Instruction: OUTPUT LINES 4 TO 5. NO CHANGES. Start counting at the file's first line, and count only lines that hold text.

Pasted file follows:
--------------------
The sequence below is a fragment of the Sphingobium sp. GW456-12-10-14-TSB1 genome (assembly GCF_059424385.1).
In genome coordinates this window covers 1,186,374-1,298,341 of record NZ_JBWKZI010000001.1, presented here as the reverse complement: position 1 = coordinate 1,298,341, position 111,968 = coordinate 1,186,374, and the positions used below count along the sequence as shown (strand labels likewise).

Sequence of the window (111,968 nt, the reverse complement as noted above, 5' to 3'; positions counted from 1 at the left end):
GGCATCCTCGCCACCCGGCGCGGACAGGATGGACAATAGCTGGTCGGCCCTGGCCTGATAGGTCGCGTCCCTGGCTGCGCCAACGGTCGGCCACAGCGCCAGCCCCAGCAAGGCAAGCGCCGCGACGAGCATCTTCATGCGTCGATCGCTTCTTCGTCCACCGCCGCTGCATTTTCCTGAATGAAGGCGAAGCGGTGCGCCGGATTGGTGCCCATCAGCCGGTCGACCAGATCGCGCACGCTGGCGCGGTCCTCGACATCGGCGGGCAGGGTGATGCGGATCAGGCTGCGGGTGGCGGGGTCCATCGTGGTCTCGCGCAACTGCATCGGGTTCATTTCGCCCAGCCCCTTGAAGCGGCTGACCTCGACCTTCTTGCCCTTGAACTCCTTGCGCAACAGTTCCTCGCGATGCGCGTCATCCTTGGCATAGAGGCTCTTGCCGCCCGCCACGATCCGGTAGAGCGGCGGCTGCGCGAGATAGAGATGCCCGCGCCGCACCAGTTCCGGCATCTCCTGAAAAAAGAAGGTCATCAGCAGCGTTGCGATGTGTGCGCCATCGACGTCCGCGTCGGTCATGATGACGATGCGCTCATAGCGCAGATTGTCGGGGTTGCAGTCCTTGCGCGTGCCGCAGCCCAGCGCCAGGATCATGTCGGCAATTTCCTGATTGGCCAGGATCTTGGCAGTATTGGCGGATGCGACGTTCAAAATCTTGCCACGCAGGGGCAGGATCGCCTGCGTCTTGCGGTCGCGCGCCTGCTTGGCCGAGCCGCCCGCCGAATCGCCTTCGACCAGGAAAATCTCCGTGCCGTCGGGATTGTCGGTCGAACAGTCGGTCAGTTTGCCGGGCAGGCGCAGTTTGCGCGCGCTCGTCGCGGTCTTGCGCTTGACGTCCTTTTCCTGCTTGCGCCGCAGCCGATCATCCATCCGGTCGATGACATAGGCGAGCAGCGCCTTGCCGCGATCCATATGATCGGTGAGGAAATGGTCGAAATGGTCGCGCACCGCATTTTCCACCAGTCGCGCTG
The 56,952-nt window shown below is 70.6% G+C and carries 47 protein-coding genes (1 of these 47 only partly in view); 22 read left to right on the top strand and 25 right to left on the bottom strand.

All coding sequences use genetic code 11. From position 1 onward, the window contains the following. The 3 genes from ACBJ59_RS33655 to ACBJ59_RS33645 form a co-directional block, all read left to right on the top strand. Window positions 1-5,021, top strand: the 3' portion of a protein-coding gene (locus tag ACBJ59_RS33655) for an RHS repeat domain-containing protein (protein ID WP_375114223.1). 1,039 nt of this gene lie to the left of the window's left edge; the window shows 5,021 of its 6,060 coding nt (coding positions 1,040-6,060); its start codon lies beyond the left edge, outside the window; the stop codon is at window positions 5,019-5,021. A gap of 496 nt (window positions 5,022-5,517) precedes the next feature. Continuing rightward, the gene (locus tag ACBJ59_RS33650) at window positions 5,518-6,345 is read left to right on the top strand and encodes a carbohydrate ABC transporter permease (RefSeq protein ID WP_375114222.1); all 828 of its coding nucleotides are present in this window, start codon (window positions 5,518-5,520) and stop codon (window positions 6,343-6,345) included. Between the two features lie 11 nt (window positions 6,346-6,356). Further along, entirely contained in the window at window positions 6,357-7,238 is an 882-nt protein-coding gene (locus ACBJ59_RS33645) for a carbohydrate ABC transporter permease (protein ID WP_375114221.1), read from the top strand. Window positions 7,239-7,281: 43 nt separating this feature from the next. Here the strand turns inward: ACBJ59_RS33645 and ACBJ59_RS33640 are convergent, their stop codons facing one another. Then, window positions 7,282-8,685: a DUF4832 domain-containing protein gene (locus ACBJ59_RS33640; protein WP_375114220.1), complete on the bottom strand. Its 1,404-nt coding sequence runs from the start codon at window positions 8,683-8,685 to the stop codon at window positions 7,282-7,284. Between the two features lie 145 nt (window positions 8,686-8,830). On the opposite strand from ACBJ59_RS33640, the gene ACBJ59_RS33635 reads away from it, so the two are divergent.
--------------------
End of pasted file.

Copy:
GGCATCCTCGCCACCCGGCGCGGACAGGATGGACAATAGCTGGTCGGCCCTGGCCTGATAGGTCGCGTCCCTGGCTGCGCCAACGGTCGGCCACAGCGCCAGCCCCAGCAAGGCAAGCGCCGCGACGAGCATCTTCATGCGTCGATCGCTTCTTCGTCCACCGCCGCTGCATTTTCCTGAATGAAGGCGAAGCGGTGCGCCGGATTGGTGCCCATCAGCCGGTCGACCAGATCGCGCACGCTGGCGCGGTCCTCGACATCGGCGGGCAGGGTGATGCGGATCAGGCTGCGGGTGGCGGGGTCCATCGTGGTCTCGCGCAACTGCATCGGGTTCATTTCGCCCAGCCCCTTGAAGCGGCTGACCTCGACCTTCTTGCCCTTGAACTCCTTGCGCAACAGTTCCTCGCGATGCGCGTCATCCTTGGCATAGAGGCTCTTGCCGCCCGCCACGATCCGGTAGAGCGGCGGCTGCGCGAGATAGAGATGCCCGCGCCGCACCAGTTCCGGCATCTCCTGAAAAAAGAAGGTCATCAGCAGCGTTGCGATGTGTGCGCCATCGACGTCCGCGTCGGTCATGATGACGATGCGCTCATAGCGCAGATTGTCGGGGTTGCAGTCCTTGCGCGTGCCGCAGCCCAGCGCCAGGATCATGTCGGCAATTTCCTGATTGGCCAGGATCTTGGCAGTATTGGCGGATGCGACGTTCAAAATCTTGCCACGCAGGGGCAGGATCGCCTGCGTCTTGCGGTCGCGCGCCTGCTTGGCCGAGCCGCCCGCCGAATCGCCTTCGACCAGGAAAATCTCCGTGCCGTCGGGATTGTCGGTCGAACAGTCGGTCAGTTTGCCGGGCAGGCGCAGTTTGCGCGCGCTCGTCGCGGTCTTGCGCTTGACGTCCTTTTCCTGCTTGCGCCGCAGCCGATCATCCATCCGGTCGATGACATAGGCGAGCAGCGCCTTGCCGCGATCCATATGATCGGTGAGGAAATGGTCGAAATGGTCGCGCACCGCATTTTCCACCAGTCGCGCTG
The 56,952-nt window shown below is 70.6% G+C and carries 47 protein-coding genes (1 of these 47 only partly in view); 22 read left to right on the top strand and 25 right to left on the bottom strand.